The 10 Heuristics of Nielsen

As technology becomes more present in people’s everyday lives, the number of new digital products created is rapidly increasing. Software companies are competing to release their best solutions to users, who, in turn, are increasingly selective about the products they choose to use. In an ideal scenario, design and development work side by side during the process of creating software. However, at the end of the day, many teams decide to minimize efforts and costs, which leads to poor attention to visual interface or no attention at all.

Fortunately, Jakob Nielsen, a well-known expert in the field of usability engineering, has developed 10 heuristics that, when applied to user interface design, can greatly benefit usability. These heuristics include clarity about the actions that could be performed and their results, maximizing user control and independence and preventing errors, as well as guaranteeing that the user can perform every task in a simple and efficient way.

What are the 10 Heuristics?

In 1990, Jakob Nielsen and Rolf Molich developed 10 general principles for interaction design. These principles are called “heuristics” because they are broad rules of thumb and not specific usability guidelines. We, as developers and designers, can rely on these 10 heuristics to ensure that we are building a solution that brings an overall good experience and minimizes common mistakes when creating a user interface.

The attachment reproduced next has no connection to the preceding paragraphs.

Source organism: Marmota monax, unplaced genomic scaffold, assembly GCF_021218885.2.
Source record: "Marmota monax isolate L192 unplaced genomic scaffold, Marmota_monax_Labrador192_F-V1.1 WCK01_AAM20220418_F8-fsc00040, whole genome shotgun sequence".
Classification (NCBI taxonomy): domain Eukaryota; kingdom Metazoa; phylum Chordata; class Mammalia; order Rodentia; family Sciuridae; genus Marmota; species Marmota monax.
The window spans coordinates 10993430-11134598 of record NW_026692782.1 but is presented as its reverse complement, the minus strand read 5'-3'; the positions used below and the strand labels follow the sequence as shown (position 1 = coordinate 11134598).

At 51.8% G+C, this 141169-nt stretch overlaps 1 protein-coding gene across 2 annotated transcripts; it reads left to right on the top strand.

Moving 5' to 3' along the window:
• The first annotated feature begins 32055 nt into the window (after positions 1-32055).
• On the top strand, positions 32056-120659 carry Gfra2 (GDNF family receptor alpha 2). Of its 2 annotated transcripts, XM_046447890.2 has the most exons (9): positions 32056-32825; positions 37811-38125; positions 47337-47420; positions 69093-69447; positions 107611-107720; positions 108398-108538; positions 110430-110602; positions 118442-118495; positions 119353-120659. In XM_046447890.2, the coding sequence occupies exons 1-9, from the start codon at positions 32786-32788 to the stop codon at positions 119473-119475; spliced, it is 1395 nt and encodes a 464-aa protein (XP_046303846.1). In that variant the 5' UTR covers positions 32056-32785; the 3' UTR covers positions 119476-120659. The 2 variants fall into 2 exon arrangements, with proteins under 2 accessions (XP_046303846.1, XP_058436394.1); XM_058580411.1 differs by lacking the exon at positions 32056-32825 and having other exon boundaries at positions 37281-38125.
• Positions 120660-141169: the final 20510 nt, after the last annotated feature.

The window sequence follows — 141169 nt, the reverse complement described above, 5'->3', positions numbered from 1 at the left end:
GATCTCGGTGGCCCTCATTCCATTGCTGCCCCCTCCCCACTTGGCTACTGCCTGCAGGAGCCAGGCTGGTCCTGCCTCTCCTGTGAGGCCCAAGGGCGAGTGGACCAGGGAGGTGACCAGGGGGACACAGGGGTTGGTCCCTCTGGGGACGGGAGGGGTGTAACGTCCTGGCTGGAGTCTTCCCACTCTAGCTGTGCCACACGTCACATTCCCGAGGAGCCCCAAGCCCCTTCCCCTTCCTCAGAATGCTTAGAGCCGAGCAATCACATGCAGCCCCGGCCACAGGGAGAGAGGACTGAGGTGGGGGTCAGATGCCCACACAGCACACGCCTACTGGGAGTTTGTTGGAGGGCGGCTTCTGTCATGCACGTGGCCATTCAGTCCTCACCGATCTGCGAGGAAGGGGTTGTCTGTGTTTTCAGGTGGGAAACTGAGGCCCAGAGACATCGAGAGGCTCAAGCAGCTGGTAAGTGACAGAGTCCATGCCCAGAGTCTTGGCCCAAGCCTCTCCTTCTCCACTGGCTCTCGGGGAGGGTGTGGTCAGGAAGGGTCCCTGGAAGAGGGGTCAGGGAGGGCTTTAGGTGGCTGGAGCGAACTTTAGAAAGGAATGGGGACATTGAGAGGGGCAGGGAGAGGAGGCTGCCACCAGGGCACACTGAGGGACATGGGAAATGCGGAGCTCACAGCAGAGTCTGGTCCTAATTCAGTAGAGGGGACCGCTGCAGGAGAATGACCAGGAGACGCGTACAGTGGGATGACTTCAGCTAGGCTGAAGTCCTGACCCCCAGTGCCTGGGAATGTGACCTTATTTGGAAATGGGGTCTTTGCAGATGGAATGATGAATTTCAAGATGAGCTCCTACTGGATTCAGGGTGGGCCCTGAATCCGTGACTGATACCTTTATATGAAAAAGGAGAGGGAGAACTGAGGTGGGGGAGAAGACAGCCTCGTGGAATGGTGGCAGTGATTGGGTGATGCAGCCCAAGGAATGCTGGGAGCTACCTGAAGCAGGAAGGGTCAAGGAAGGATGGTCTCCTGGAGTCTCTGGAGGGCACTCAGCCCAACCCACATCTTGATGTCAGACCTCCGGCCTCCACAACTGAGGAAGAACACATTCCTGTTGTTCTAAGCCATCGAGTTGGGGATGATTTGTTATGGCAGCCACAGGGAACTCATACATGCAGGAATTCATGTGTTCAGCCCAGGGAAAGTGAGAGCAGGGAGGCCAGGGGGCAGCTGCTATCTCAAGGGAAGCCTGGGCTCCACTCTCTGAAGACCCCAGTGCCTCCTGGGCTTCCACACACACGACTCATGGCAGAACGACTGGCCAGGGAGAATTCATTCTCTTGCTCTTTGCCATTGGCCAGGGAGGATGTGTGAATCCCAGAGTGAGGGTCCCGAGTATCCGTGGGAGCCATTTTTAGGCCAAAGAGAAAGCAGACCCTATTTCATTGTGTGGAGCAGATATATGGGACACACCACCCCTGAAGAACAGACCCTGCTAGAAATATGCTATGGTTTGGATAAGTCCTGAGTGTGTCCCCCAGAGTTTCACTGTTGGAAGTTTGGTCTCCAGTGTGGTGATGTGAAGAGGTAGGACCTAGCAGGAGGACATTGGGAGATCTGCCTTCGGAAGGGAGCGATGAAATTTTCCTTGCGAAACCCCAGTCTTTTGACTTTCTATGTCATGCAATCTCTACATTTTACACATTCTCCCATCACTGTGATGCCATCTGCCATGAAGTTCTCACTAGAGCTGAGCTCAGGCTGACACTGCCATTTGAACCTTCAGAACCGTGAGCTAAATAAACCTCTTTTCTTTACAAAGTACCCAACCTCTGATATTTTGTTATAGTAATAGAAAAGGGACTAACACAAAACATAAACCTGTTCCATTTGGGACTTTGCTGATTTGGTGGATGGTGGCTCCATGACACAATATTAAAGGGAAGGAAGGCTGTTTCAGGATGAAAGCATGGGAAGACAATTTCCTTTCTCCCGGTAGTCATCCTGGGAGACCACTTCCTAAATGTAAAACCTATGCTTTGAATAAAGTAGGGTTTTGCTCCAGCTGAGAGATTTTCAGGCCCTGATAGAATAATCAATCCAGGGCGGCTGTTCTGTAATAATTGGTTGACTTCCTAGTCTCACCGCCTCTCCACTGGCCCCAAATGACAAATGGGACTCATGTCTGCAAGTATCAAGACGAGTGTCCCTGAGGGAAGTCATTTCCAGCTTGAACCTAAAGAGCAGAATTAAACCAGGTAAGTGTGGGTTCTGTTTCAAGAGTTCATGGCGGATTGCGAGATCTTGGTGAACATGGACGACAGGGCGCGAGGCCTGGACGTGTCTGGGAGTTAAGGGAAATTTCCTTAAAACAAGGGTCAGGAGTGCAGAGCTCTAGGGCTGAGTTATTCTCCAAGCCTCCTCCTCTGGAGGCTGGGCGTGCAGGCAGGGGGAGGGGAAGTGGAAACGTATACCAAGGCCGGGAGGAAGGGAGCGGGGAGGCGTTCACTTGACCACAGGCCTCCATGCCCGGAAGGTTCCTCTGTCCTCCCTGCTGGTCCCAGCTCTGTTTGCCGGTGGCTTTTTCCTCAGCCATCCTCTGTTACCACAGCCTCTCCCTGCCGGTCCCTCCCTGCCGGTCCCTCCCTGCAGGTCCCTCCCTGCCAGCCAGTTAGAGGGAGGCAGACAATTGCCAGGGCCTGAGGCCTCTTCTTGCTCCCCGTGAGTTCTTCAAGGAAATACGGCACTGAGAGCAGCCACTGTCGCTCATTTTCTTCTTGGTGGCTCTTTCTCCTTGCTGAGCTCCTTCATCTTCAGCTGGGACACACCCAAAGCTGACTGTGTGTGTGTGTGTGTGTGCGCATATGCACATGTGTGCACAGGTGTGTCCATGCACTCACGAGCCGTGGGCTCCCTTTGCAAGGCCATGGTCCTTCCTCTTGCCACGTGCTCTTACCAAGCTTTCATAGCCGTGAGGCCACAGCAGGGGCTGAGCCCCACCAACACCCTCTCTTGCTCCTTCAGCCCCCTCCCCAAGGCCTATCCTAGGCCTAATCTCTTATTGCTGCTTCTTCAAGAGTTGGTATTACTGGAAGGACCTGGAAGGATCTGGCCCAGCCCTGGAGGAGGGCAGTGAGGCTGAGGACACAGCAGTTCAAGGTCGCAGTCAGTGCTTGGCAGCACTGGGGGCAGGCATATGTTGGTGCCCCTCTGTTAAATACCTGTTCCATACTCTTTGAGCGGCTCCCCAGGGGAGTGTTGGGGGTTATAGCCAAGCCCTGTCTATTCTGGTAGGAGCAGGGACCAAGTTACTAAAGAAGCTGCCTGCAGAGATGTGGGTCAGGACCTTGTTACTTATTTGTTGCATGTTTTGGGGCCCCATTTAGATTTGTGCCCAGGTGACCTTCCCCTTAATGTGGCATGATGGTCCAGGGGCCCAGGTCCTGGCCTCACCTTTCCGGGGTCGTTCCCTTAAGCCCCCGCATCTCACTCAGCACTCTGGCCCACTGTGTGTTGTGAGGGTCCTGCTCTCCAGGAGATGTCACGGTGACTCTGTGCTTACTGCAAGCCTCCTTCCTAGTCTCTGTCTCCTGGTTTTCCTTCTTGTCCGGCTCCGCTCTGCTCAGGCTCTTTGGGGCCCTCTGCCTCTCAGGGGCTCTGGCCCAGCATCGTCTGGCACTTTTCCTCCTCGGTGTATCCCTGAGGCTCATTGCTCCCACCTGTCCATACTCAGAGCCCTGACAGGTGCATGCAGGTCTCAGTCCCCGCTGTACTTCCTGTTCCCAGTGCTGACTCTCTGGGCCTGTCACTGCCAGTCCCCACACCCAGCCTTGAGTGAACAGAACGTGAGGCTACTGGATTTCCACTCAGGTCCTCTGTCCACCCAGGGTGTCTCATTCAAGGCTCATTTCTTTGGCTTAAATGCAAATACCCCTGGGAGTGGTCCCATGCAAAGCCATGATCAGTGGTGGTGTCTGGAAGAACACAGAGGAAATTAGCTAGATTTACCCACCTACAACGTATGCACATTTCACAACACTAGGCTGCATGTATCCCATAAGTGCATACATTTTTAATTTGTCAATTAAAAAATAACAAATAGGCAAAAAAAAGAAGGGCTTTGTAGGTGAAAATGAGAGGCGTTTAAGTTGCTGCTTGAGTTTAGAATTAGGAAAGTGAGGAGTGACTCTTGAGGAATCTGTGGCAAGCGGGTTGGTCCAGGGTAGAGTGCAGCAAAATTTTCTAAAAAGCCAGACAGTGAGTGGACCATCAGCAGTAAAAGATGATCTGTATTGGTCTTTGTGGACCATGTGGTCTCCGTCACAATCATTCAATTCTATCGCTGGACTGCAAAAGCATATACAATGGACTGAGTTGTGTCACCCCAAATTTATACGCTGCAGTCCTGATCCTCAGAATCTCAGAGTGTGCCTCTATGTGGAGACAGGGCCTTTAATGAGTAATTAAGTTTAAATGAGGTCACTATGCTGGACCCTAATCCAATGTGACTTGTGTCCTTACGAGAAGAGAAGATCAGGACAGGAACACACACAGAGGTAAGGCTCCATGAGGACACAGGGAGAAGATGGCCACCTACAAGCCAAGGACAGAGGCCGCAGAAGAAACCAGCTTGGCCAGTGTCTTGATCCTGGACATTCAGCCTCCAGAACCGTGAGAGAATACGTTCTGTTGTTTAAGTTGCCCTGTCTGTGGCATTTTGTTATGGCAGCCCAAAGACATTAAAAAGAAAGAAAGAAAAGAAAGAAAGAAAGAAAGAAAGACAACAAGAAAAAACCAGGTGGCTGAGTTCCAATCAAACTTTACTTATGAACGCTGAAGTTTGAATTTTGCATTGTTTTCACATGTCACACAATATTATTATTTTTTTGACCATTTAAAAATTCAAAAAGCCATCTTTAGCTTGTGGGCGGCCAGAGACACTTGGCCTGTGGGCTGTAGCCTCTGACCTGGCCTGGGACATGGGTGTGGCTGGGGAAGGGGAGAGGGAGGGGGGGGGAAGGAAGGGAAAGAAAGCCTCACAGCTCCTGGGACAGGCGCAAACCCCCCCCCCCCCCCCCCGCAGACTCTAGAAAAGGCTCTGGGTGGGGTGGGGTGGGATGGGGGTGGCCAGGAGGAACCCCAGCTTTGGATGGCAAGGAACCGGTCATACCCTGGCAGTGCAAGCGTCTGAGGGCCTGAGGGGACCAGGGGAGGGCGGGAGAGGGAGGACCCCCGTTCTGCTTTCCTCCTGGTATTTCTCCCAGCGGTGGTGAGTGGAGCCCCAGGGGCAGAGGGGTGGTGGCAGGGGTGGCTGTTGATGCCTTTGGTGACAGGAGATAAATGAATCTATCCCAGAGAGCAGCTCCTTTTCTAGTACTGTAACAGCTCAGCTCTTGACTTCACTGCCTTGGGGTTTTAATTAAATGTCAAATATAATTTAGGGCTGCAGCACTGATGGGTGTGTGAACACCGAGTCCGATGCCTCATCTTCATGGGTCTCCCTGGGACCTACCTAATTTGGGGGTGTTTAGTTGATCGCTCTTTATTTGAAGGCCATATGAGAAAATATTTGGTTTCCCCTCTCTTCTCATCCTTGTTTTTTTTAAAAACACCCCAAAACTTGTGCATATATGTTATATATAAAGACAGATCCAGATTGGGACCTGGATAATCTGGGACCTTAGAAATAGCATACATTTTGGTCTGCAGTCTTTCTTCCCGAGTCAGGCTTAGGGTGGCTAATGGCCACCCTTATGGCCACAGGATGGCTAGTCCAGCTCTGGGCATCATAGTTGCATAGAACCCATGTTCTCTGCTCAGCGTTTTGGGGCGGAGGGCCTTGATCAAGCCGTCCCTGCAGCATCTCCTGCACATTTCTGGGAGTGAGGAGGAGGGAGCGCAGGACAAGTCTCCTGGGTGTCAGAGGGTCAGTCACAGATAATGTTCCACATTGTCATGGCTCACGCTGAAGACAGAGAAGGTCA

In this article, I will present each of the 10 items and provide examples of interfaces where these principles have been successfully applied.

#1: Visibility of system status

This heuristic states that the interface should clearly communicate to the user what the current status of the system is, what actions can be taken, and what feedback will be provided for these actions.

A good example of this is the YouTube interface for playlists. It is clear for the user which video is currently playing, what has played previously, and what will play next.

Source: Youtube

Another example where we can see this heuristic in action is on Windows Explorer. The path bar gives the user information about their current position in the system.


#2: Match between system and the real world

This heuristic emphasizes the importance of designing an interface that speaks the users’ language, uses familiar terms and concepts, and follows real-world conventions, making information appear in a natural and logical order.

In my personal opinion, this can be challenging to achieve, as it requires the development team to be familiar with the users’ perspective and understand which conventions, terms, and behaviors are natural for them.